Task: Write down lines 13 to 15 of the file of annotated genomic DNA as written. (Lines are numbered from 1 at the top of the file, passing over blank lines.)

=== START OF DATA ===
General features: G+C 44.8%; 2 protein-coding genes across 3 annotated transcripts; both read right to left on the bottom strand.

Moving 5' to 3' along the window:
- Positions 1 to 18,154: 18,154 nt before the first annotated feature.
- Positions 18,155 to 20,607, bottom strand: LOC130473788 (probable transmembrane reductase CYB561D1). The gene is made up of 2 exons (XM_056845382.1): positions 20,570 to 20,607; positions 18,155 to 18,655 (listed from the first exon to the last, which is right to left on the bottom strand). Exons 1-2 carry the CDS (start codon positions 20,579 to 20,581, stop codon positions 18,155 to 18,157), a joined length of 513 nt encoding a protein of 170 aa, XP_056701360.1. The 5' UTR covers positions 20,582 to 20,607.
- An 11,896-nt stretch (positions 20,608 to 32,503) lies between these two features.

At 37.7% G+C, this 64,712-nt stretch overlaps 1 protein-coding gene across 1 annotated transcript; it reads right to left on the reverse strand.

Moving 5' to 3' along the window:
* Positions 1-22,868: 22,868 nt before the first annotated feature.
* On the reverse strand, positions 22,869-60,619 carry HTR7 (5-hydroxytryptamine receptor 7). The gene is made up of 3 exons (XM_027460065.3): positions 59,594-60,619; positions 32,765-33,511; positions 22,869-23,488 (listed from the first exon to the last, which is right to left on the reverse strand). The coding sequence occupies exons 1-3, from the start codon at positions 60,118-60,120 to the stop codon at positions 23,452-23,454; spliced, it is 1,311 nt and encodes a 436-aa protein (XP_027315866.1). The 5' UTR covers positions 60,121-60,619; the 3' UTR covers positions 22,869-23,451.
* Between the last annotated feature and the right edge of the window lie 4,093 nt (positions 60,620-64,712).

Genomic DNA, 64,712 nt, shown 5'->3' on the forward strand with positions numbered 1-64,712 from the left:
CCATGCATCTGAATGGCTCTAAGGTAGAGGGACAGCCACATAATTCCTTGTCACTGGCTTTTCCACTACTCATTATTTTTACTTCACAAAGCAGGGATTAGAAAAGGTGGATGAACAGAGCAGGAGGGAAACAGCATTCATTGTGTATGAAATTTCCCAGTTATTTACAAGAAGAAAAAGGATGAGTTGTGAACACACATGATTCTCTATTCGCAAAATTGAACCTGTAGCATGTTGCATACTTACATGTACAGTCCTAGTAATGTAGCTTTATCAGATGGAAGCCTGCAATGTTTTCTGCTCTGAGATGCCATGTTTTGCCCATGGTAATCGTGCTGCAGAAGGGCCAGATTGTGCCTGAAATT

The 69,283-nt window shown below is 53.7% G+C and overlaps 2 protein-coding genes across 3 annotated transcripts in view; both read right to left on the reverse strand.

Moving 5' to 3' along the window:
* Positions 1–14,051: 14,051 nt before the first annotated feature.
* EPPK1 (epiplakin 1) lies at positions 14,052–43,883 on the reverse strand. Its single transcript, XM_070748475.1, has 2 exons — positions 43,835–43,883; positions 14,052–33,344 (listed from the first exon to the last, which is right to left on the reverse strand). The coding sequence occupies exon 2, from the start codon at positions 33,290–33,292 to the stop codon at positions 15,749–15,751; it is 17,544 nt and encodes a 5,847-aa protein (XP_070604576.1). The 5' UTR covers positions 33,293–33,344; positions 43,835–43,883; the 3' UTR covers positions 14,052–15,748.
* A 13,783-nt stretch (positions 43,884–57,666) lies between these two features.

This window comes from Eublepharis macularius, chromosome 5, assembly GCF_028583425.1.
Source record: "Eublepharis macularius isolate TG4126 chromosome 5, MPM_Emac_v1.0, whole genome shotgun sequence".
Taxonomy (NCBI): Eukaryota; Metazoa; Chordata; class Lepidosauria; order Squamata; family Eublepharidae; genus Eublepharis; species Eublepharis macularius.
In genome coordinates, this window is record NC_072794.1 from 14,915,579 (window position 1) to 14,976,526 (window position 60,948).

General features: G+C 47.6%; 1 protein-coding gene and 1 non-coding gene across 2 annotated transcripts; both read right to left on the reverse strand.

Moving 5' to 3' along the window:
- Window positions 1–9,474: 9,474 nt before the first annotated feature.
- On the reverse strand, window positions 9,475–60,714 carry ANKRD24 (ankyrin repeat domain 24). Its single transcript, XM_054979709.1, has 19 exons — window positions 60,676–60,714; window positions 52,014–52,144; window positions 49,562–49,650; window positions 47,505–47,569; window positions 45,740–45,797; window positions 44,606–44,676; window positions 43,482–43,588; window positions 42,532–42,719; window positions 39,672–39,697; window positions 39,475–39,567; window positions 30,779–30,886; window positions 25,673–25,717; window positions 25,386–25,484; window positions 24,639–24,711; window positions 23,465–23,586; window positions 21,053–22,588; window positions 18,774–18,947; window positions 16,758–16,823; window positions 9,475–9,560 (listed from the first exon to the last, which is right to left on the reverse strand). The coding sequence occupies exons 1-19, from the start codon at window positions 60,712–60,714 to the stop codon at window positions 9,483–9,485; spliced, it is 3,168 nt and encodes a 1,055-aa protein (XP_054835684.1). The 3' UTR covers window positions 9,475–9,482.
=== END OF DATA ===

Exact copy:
The 69,283-nt window shown below is 53.7% G+C and overlaps 2 protein-coding genes across 3 annotated transcripts in view; both read right to left on the reverse strand.

Moving 5' to 3' along the window:
* Positions 1–14,051: 14,051 nt before the first annotated feature.